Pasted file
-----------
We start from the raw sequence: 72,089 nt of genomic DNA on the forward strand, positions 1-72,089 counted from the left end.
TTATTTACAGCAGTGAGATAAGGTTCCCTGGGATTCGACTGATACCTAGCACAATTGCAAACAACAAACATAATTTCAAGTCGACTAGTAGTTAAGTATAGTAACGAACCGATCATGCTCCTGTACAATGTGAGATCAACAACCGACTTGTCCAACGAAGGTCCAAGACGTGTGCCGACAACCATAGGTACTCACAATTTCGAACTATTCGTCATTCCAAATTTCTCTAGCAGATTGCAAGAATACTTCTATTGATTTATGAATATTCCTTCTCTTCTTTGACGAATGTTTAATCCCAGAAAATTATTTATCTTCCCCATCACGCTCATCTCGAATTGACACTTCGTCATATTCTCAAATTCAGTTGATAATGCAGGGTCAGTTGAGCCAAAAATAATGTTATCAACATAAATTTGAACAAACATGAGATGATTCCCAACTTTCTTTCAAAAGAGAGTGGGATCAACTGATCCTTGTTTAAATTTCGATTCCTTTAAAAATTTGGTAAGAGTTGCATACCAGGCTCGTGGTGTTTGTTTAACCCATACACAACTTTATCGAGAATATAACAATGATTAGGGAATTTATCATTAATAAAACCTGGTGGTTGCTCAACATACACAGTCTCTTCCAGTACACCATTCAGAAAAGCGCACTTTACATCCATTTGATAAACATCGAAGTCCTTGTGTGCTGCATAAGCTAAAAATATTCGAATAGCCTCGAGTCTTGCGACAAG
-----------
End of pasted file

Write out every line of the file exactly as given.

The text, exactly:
We start from the raw sequence: 72,089 nt of genomic DNA on the forward strand, positions 1-72,089 counted from the left end.
TTATTTACAGCAGTGAGATAAGGTTCCCTGGGATTCGACTGATACCTAGCACAATTGCAAACAACAAACATAATTTCAAGTCGACTAGTAGTTAAGTATAGTAACGAACCGATCATGCTCCTGTACAATGTGAGATCAACAACCGACTTGTCCAACGAAGGTCCAAGACGTGTGCCGACAACCATAGGTACTCACAATTTCGAACTATTCGTCATTCCAAATTTCTCTAGCAGATTGCAAGAATACTTCTATTGATTTATGAATATTCCTTCTCTTCTTTGACGAATGTTTAATCCCAGAAAATTATTTATCTTCCCCATCACGCTCATCTCGAATTGACACTTCGTCATATTCTCAAATTCAGTTGATAATGCAGGGTCAGTTGAGCCAAAAATAATGTTATCAACATAAATTTGAACAAACATGAGATGATTCCCAACTTTCTTTCAAAAGAGAGTGGGATCAACTGATCCTTGTTTAAATTTCGATTCCTTTAAAAATTTGGTAAGAGTTGCATACCAGGCTCGTGGTGTTTGTTTAACCCATACACAACTTTATCGAGAATATAACAATGATTAGGGAATTTATCATTAATAAAACCTGGTGGTTGCTCAACATACACAGTCTCTTCCAGTACACCATTCAGAAAAGCGCACTTTACATCCATTTGATAAACATCGAAGTCCTTGTGTGCTGCATAAGCTAAAAATATTCGAATAGCCTCGAGTCTTGCGACAAG